Forget hiring a cast of A-list actors or shooting at a number of exotic locales around the world; if you want to totally blow a movie budget, incorporating dazzling animation sequences are the way to go.
Given how costly animation sequences can be, it’s of no surprise that many of the most expensive movies ever committed to film are animated features. The returns, however, can be equally gargantuan; coupled with the wave of new talent emerging from animation colleges, these profits have ensured the market for animated features is only going to continue growing.
Here we present the Top Five, including only movies which are fully animated (rather than live-action movies with animated elements such as Avatar).
Interestingly, all of the most expensive animations on this list were released in the last four years. We’ve listed their budgets, box office takings and metacritic scores from Rotten Tomatoes along with each title, but it’s ultimately up to you to decide whether it was money well spent…
Box Office Revenue: $539m
Rotten Tomatoes Rating: 78%
Unlike the swathe of formulaic coming-of-age animations that have flooded the market in recent years, Pixar’s Brave took things to the next level. The world’s fifth most expensive animated movie not just looked incredible, but it delivered on every level; Princess Merida’s adventure is deep, smartly written, and puts out the message that female characters don’t need a male counterpart (something sadly lacking in the genre).
A lot of the budget was spent on rewriting Pixar’s entire animation system in order to deliver the visual goods, and we’d imagine the remaining time and budget was spent on Merida’s hair.
Cars 2 (2011)
Box Office Revenue: $560m
Rotten Tomatoes Rating: 39%
While the original Cars was a fairly solid addition to the Pixar canon, it was no Toy Story 3 or Monsters University despite all three films matching in production budget (see below).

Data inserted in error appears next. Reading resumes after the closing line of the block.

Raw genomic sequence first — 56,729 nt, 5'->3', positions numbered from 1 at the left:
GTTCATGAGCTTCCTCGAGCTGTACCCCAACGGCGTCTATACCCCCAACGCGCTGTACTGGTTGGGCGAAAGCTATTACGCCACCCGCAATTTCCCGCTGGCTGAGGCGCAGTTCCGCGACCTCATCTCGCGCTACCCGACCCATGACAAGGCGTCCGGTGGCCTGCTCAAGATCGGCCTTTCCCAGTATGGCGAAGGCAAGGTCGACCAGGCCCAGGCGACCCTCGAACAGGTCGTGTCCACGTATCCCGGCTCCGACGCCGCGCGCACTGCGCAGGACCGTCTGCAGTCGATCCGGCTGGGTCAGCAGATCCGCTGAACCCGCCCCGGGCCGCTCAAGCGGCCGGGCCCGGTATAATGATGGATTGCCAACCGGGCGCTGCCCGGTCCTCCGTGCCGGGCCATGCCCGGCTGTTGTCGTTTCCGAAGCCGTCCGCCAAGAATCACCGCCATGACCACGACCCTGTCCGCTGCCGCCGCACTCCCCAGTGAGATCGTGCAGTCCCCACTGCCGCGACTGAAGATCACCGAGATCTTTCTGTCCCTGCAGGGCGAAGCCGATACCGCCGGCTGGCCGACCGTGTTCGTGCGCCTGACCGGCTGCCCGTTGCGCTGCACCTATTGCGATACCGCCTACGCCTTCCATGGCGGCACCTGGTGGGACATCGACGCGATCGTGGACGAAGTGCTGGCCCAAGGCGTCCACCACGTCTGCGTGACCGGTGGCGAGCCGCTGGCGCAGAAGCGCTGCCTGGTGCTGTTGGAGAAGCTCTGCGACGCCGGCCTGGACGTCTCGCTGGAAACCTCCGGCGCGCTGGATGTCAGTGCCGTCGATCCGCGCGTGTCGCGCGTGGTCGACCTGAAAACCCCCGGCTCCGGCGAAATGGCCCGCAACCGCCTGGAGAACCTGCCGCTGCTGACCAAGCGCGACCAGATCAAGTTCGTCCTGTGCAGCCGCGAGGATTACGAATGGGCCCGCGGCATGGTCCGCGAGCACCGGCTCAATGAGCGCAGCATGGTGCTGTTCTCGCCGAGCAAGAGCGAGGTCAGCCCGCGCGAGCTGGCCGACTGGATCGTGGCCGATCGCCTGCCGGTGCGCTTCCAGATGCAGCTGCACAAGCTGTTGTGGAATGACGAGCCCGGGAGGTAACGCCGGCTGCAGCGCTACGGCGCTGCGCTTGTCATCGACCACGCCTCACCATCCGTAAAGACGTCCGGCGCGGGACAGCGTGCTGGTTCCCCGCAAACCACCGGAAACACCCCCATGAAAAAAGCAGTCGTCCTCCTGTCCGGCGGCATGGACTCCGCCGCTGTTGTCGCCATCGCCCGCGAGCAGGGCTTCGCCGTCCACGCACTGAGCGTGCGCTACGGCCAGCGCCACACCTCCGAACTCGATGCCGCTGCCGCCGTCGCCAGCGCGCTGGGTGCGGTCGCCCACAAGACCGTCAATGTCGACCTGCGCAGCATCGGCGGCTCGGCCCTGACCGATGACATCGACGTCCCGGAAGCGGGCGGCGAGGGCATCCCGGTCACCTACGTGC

Although the story of Cars 2 was wafer-thin, it’s clear that a lot of the budget went into the visual effects given that the finished product is nothing short of eye candy. For all its failings, it’s did push the envelope of what’s achievable in special effect-laden, high octane animation.
Toy Story 3 (2010)
Box Office Revenue: $1.06 billion
Rotten Tomatoes Rating: 99%
The third and final entry in the Toy Story franchise was well worth the wait from a critical perspective, and it didn’t do too terribly at the box office either. Toy Story 3 was the first animated movie to ever make over $1 billion in revenue, though this has since been surpassed by Frozen’s $1.26 billion in takings.
Tom Hanks stated in an interview that he heard that Pixar were planning a sequel, but all other sources deny that anything is confirmed. Given how satisfying the conclusion was at the end of Toy Story 3, we hope that Hanks heard incorrectly.
Monsters University (2013)
Box Office Revenue: $743m
Rotten Tomatoes Rating: 78%
Also a member of the $200 million club, Monsters University – the first prequel film ever made by Pixar – came a good twelve years after the original Monsters Inc.
Apparently Disney wanted to do a sequel almost immediately after the Monsters Inc. brought in the big bucks, but Pixar wanted to bide their time and an entire script got discarded during the disagreement. We’re glad things transpired as they did, however, because once the wait was over we were treated to a great story on the origins of Mike and Sully’s friendship.
Box Office Revenue: $592m
Rotten Tomatoes Rating: 89%
Tangled snags the top spot and is the second most expensive movie of any kind, surpassed only by Pirates of the Caribbean: At World’s End (which overtook its budget by a wide margin at $300m).
While Tangled undeniably looks like a super expensive production, it was the languished six year production period that caused the incredible costs. It was worth it in the end, however, since it over doubled its money back at the box office and scored nearly unanimously positive reviews from critics. Curiously, the name was reportedly changed to Tangled from Rapunzel due to fears that a Disney princess movie wouldn’t appeal to younger males.